Just start looking around almost everyone is doing this.
livinglava
 
  1  
Reply Mon 18 Feb, 2019 10:28 am
@georgeob1,
georgeob1 wrote:

Socialism involves the control of the means and methods of production and the terms of distribution of goods produced in an economy.

It's not socialism to prohibit harmful goods, services, and economic practices. Is it socialism to ban TNT fishing? Is it socialism to ban slash-and-burn agriculture and other land-management practices that are harmful and destructive? Some things are prohibited by law because they are bad. That's legitimate if it's not done for the sake of manipulating business and the economy to redistribute money for social-economic reasons, job creation, empowering unions, etc.

Quote:
The organization that you describe calls for the establishment of an unaccountable priesthood for sustainable living, enforcing the requirements of selected scientific "theories" about just what is sustainable. The fact is there is no general agreement among scientists about either the exact meaning of the term "sustainability" or just what actions may be needed.

Sustainable means that something can continue permanently without causing gradual harm for future generations. You can understand sustainability with the simple analogy of an account where you spend more than your income. Even if you are only spending $1 more than your income, your account will gradually run out of money. We are using fossil fuels faster than the planet is replenishing them, so CO2 is building up in the atmosphere and the living soil that allows trees/plants and animals to grow and absorb the CO2 is being progressively replaced with dead pavement and sand for building foundations.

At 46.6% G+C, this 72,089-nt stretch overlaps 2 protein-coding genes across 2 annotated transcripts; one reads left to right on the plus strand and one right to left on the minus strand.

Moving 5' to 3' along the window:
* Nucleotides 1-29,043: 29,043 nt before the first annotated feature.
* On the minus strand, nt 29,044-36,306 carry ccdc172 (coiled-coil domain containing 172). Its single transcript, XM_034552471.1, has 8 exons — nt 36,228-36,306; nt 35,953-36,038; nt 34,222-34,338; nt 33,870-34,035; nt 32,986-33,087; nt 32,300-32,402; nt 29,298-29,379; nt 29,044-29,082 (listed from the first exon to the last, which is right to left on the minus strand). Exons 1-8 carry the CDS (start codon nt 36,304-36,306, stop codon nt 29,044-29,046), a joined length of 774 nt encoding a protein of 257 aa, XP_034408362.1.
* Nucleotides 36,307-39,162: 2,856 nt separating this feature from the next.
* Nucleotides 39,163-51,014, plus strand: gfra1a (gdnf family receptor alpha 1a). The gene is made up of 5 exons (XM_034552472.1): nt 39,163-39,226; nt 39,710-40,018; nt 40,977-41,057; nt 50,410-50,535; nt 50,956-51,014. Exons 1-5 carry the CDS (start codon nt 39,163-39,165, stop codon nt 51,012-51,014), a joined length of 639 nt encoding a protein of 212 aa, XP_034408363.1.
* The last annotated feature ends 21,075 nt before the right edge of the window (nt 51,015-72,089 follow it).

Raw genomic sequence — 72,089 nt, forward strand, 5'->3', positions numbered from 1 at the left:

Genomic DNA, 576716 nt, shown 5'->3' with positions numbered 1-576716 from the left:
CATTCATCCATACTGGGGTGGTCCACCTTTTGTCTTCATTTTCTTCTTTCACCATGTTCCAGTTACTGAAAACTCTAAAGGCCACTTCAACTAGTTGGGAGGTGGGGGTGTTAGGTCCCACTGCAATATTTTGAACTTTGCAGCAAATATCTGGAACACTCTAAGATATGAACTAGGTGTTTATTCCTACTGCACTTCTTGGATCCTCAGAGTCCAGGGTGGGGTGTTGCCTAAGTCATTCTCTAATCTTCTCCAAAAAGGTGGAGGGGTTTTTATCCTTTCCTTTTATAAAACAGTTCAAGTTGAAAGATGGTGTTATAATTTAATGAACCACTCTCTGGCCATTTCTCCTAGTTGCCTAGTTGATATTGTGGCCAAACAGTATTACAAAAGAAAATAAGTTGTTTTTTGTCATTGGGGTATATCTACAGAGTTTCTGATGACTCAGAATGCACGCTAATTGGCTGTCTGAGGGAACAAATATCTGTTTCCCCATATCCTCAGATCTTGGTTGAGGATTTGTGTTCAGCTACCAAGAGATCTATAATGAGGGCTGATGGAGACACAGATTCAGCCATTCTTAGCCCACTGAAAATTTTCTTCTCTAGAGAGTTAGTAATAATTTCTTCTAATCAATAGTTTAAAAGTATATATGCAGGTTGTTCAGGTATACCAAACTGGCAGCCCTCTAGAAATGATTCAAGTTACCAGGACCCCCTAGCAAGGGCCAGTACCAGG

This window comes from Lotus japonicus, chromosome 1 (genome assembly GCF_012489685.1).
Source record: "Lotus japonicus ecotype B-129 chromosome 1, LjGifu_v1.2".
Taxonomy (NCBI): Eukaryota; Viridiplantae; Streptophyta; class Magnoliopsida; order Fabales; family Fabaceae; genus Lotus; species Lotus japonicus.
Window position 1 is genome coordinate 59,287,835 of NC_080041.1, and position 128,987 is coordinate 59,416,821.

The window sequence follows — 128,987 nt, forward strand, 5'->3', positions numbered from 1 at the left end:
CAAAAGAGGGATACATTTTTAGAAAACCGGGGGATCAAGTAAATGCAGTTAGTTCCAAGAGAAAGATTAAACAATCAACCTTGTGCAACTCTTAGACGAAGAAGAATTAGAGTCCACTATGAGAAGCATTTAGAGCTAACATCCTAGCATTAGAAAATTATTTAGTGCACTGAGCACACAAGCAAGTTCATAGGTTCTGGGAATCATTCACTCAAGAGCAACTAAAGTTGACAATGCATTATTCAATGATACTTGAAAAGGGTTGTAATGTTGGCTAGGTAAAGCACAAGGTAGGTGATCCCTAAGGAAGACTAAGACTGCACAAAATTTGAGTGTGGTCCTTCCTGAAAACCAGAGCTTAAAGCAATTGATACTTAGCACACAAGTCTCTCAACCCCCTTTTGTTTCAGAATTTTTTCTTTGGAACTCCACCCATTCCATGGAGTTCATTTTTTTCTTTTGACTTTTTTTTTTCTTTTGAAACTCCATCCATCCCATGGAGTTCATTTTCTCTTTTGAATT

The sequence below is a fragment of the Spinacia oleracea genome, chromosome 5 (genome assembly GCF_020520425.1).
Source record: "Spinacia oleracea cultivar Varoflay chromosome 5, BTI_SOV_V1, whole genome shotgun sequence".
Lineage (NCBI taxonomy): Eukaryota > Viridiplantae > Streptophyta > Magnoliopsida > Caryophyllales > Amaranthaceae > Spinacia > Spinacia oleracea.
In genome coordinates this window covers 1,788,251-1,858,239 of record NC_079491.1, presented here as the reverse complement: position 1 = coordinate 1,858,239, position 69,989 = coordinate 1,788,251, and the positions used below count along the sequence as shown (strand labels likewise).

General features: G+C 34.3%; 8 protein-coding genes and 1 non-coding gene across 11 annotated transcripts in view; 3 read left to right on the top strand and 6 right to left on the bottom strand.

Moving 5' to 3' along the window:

Quote:
You are proposing the establishment of a government with sweeping powers (far beyond those granted government in our Constitution) to regulate the production and distribution of everything to meet the imaginary goals of "science" for sustainability. Who will set those goals and by what process? What boundaries or limits will be placed on the power of those enacting these requirements regarding property owned by citizens or their liberty to behave and speak as they wish? How will they limit their proscriptions on "unsustainable means of production" in cases where there are as yet no affordable "sustainable" alternatives? Will they just tell the people that they will have to eat less; walk instead of ride; and deal with more extreme temperatures in their homes and workplaces? How will they handle those that don't comply or accept their prescriptions?

How do you handle public drunkenness? How do you handle sexual abuse? How do you handle theft, drug dealing, drug addiction? How do you handle driving without a license, speeding, etc.?

I am not proposing any radically new governmental forms. I am just calling for people to take climate and sustainability seriously and modify their behavior and business/economic practices to achieve sustainability by means of their own free liberty, while avoiding socialist governmental control and redistribution.

Quote:
About six years ago ( after a decade of embarrassing errors on their short term warming forecasts), the IPCC acknowledged that they had made errors in its CO2 & warming forecasts by failing to account for the accelerated growth rates of green plants due to increased CO2 in the atmosphere, and misestimating the mixing level in the ocean for absorbed CO2 ( which with water forms carbonic acid which subsequently combines with calcium in the ocean to be sequestered in limestone. (Actually they disingenuously touted these, obvious to anyone who read their reports carefully, corrections of error as "improvements" in their models. In short they had significantly underestimated the removal rates for CO2 by both green plants and the oceans - this is pretty basic stuff and it is indicative of widespread and deceitful data manipulation by the pseudo scientific advocates of AGW.